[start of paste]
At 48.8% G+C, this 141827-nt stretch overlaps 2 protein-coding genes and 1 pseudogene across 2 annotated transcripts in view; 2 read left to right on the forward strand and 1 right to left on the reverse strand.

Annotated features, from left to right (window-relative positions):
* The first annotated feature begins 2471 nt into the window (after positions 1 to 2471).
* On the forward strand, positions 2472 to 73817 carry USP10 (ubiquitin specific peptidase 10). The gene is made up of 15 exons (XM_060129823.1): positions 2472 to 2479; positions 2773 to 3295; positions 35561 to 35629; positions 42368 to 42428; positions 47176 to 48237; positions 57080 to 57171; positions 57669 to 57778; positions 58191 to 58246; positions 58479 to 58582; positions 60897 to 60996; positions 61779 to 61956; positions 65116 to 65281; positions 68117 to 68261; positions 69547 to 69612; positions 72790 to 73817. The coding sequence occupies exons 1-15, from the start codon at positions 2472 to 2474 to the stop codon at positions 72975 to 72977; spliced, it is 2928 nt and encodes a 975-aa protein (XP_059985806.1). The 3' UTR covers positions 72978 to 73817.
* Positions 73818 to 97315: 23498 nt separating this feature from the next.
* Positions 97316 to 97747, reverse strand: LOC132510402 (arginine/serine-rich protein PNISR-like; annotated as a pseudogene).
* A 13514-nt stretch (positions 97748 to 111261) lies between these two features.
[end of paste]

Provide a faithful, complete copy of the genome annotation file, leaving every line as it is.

At 48.8% G+C, this 141827-nt stretch overlaps 2 protein-coding genes and 1 pseudogene across 2 annotated transcripts in view; 2 read left to right on the forward strand and 1 right to left on the reverse strand.

Annotated features, from left to right (window-relative positions):
* The first annotated feature begins 2471 nt into the window (after positions 1 to 2471).
* On the forward strand, positions 2472 to 73817 carry USP10 (ubiquitin specific peptidase 10). The gene is made up of 15 exons (XM_060129823.1): positions 2472 to 2479; positions 2773 to 3295; positions 35561 to 35629; positions 42368 to 42428; positions 47176 to 48237; positions 57080 to 57171; positions 57669 to 57778; positions 58191 to 58246; positions 58479 to 58582; positions 60897 to 60996; positions 61779 to 61956; positions 65116 to 65281; positions 68117 to 68261; positions 69547 to 69612; positions 72790 to 73817. The coding sequence occupies exons 1-15, from the start codon at positions 2472 to 2474 to the stop codon at positions 72975 to 72977; spliced, it is 2928 nt and encodes a 975-aa protein (XP_059985806.1). The 3' UTR covers positions 72978 to 73817.
* Positions 73818 to 97315: 23498 nt separating this feature from the next.
* Positions 97316 to 97747, reverse strand: LOC132510402 (arginine/serine-rich protein PNISR-like; annotated as a pseudogene).
* A 13514-nt stretch (positions 97748 to 111261) lies between these two features.